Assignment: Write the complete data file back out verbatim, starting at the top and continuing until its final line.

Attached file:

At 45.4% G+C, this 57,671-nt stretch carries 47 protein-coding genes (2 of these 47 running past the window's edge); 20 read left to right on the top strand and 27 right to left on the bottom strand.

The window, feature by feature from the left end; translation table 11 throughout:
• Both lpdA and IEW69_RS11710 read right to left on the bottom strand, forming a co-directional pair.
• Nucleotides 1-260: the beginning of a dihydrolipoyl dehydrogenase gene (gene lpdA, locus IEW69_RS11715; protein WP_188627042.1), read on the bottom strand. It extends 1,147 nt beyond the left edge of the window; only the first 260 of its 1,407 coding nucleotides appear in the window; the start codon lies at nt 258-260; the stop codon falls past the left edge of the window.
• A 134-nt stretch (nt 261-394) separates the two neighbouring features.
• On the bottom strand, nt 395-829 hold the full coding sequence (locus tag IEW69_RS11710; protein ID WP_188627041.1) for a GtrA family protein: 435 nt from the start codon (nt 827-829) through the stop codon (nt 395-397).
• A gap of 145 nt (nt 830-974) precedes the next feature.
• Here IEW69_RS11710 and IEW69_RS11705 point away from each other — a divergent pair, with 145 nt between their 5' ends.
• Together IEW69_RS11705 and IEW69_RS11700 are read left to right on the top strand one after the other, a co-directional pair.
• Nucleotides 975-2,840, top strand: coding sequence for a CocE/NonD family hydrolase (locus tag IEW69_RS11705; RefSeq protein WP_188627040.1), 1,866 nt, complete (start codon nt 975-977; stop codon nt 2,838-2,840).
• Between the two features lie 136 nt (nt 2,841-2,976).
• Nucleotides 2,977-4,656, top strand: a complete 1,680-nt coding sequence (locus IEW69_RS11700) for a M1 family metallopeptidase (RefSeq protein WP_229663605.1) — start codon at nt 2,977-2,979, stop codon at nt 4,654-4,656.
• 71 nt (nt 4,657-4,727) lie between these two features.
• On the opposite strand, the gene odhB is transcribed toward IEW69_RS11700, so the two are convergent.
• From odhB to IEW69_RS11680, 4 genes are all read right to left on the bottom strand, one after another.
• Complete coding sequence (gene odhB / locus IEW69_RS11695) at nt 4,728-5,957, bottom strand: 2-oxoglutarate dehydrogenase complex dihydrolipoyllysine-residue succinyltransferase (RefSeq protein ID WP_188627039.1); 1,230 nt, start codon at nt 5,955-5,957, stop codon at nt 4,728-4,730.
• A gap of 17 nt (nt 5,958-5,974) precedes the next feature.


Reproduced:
At 45.4% G+C, this 57,671-nt stretch carries 47 protein-coding genes (2 of these 47 running past the window's edge); 20 read left to right on the top strand and 27 right to left on the bottom strand.

The window, feature by feature from the left end; translation table 11 throughout:
• Both lpdA and IEW69_RS11710 read right to left on the bottom strand, forming a co-directional pair.
• Nucleotides 1-260: the beginning of a dihydrolipoyl dehydrogenase gene (gene lpdA, locus IEW69_RS11715; protein WP_188627042.1), read on the bottom strand. It extends 1,147 nt beyond the left edge of the window; only the first 260 of its 1,407 coding nucleotides appear in the window; the start codon lies at nt 258-260; the stop codon falls past the left edge of the window.
• A 134-nt stretch (nt 261-394) separates the two neighbouring features.
• On the bottom strand, nt 395-829 hold the full coding sequence (locus tag IEW69_RS11710; protein ID WP_188627041.1) for a GtrA family protein: 435 nt from the start codon (nt 827-829) through the stop codon (nt 395-397).
• A gap of 145 nt (nt 830-974) precedes the next feature.
• Here IEW69_RS11710 and IEW69_RS11705 point away from each other — a divergent pair, with 145 nt between their 5' ends.
• Together IEW69_RS11705 and IEW69_RS11700 are read left to right on the top strand one after the other, a co-directional pair.
• Nucleotides 975-2,840, top strand: coding sequence for a CocE/NonD family hydrolase (locus tag IEW69_RS11705; RefSeq protein WP_188627040.1), 1,866 nt, complete (start codon nt 975-977; stop codon nt 2,838-2,840).
• Between the two features lie 136 nt (nt 2,841-2,976).
• Nucleotides 2,977-4,656, top strand: a complete 1,680-nt coding sequence (locus IEW69_RS11700) for a M1 family metallopeptidase (RefSeq protein WP_229663605.1) — start codon at nt 2,977-2,979, stop codon at nt 4,654-4,656.
• 71 nt (nt 4,657-4,727) lie between these two features.
• On the opposite strand, the gene odhB is transcribed toward IEW69_RS11700, so the two are convergent.
• From odhB to IEW69_RS11680, 4 genes are all read right to left on the bottom strand, one after another.
• Complete coding sequence (gene odhB / locus IEW69_RS11695) at nt 4,728-5,957, bottom strand: 2-oxoglutarate dehydrogenase complex dihydrolipoyllysine-residue succinyltransferase (RefSeq protein ID WP_188627039.1); 1,230 nt, start codon at nt 5,955-5,957, stop codon at nt 4,728-4,730.
• A gap of 17 nt (nt 5,958-5,974) precedes the next feature.